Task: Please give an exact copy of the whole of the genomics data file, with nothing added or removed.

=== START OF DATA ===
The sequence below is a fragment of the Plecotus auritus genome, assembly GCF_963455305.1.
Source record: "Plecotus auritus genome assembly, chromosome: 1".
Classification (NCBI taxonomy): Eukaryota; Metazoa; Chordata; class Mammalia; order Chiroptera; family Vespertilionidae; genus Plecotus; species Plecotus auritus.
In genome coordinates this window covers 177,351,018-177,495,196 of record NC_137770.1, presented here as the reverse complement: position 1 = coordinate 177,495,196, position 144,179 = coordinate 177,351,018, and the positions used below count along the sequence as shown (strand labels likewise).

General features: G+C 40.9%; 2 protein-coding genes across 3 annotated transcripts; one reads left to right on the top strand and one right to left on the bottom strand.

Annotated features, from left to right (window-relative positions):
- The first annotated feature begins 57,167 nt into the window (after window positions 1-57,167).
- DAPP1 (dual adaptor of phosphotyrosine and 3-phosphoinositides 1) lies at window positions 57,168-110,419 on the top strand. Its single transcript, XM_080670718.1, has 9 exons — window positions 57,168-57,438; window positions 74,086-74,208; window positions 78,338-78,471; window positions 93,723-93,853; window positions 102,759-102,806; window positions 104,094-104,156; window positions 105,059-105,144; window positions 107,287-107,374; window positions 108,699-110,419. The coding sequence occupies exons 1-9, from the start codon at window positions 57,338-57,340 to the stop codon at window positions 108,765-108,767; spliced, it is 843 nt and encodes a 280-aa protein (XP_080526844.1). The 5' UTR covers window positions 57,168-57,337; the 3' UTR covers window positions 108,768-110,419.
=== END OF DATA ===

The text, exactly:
The sequence below is a fragment of the Plecotus auritus genome, assembly GCF_963455305.1.
Source record: "Plecotus auritus genome assembly, chromosome: 1".
Classification (NCBI taxonomy): Eukaryota; Metazoa; Chordata; class Mammalia; order Chiroptera; family Vespertilionidae; genus Plecotus; species Plecotus auritus.
In genome coordinates this window covers 177,351,018-177,495,196 of record NC_137770.1, presented here as the reverse complement: position 1 = coordinate 177,495,196, position 144,179 = coordinate 177,351,018, and the positions used below count along the sequence as shown (strand labels likewise).

General features: G+C 40.9%; 2 protein-coding genes across 3 annotated transcripts; one reads left to right on the top strand and one right to left on the bottom strand.

Annotated features, from left to right (window-relative positions):
- The first annotated feature begins 57,167 nt into the window (after window positions 1-57,167).
- DAPP1 (dual adaptor of phosphotyrosine and 3-phosphoinositides 1) lies at window positions 57,168-110,419 on the top strand. Its single transcript, XM_080670718.1, has 9 exons — window positions 57,168-57,438; window positions 74,086-74,208; window positions 78,338-78,471; window positions 93,723-93,853; window positions 102,759-102,806; window positions 104,094-104,156; window positions 105,059-105,144; window positions 107,287-107,374; window positions 108,699-110,419. The coding sequence occupies exons 1-9, from the start codon at window positions 57,338-57,340 to the stop codon at window positions 108,765-108,767; spliced, it is 843 nt and encodes a 280-aa protein (XP_080526844.1). The 5' UTR covers window positions 57,168-57,337; the 3' UTR covers window positions 108,768-110,419.